Standing the broom doesn't have anything to do with weddings or cool wedding traditions. It's an urban legend I hadn't even heard of until my writer friend, Lori Keizer https://www.facebook.com/readLoriHayes mentioned it on Facebook. But once I saw her post, I had to find out more about this supposed scientific "phenomenon."
Oddly enough, the information I found on the internet was written to debunk the urban legend. But from what I understand, a couple of weeks before and after the spring and fall equinox, March 20 and September 22, the planets and gravitational pull of the earth align in such a way that a broom can stand on its on when balanced facing south.
It sounded like a hoax to me and most experts agree.
It doesn't have anything to do with gremlins, elves, or some funky phenomenon caused by a planetary alignment. It's just a well-balanced broom.
Yeah, that's kind of what I thought. Not that I sit around thinking much about brooms. I don't even like to think about them when it's time to sweep. I prefer my Swiffer. Or the vacuum. But Facebook and the internet have been abuzz with stories of standing brooms. And yet, in all my internet research, I found nothing to support the claims. All of the websites, blog posts, and such, declared the standing broom myth as nonsense. "If a broom stands alone today, it will stand alone tomorrow, next week, and next year."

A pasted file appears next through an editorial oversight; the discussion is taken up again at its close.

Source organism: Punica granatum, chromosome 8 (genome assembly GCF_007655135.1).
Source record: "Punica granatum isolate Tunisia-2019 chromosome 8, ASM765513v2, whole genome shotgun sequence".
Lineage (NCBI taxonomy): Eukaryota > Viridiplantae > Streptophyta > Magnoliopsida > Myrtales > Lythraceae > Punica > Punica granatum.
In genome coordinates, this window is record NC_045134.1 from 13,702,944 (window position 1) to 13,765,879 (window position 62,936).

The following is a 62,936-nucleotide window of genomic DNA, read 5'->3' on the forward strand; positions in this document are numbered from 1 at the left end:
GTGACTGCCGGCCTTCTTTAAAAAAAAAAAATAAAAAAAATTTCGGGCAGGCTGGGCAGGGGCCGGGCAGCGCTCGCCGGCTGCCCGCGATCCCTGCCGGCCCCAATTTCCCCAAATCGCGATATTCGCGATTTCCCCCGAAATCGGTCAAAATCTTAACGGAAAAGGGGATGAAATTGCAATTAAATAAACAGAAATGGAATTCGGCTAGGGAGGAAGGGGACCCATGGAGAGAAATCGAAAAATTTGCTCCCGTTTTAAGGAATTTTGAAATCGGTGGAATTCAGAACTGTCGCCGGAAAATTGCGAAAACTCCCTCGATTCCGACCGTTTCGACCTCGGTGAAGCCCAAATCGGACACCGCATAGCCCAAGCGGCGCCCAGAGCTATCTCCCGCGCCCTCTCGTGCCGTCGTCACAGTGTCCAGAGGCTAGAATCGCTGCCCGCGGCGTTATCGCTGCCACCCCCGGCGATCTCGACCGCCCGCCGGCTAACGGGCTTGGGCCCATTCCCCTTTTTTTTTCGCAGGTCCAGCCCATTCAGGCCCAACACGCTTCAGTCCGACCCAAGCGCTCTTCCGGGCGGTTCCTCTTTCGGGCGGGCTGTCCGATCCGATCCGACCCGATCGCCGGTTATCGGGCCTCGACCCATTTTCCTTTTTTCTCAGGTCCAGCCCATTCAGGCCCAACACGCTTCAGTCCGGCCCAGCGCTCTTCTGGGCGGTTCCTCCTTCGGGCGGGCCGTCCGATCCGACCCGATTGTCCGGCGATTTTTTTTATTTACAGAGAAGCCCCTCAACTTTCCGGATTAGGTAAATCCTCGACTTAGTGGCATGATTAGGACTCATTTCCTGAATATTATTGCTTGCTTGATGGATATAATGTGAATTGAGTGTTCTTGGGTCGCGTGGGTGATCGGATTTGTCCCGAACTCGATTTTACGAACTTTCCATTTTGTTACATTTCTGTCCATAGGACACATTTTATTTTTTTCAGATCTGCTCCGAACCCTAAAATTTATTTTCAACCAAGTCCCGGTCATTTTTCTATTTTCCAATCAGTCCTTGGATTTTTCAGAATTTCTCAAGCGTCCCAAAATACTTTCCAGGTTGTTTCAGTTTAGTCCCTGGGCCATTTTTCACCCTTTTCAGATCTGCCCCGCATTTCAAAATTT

That's what I thought too. But those who believe say it's true, especially this year because of the recent alignment of Venus, Mercury, and Jupiter. Skeptics say it's hogwash: "the bristles on a broom can be spread apart in such a way that all straight brooms will stand. Astronomers say neither planetary alignments or equinoxes have any physical impact on earthly objects."
The broom I used wasn't straight. It's angled, not just the bristles, but the handle. And the only way I could get it to stand on its own was to point the handle south. Hey, my dog was impressed. She's all but bowing down to the magic broom. lol!
Does this mean I believe the equinox is responsible? IDK. Maybe it's like author Stuart Chase says: "For those who believe, no proof is necessary. For those who don't believe, no proof is possible."
I'm not saying I believe, but it was a fun experiment, and you can bet I'll be trying this trick again--after the equinox. Think the broom will stand up then?
Only time will tell...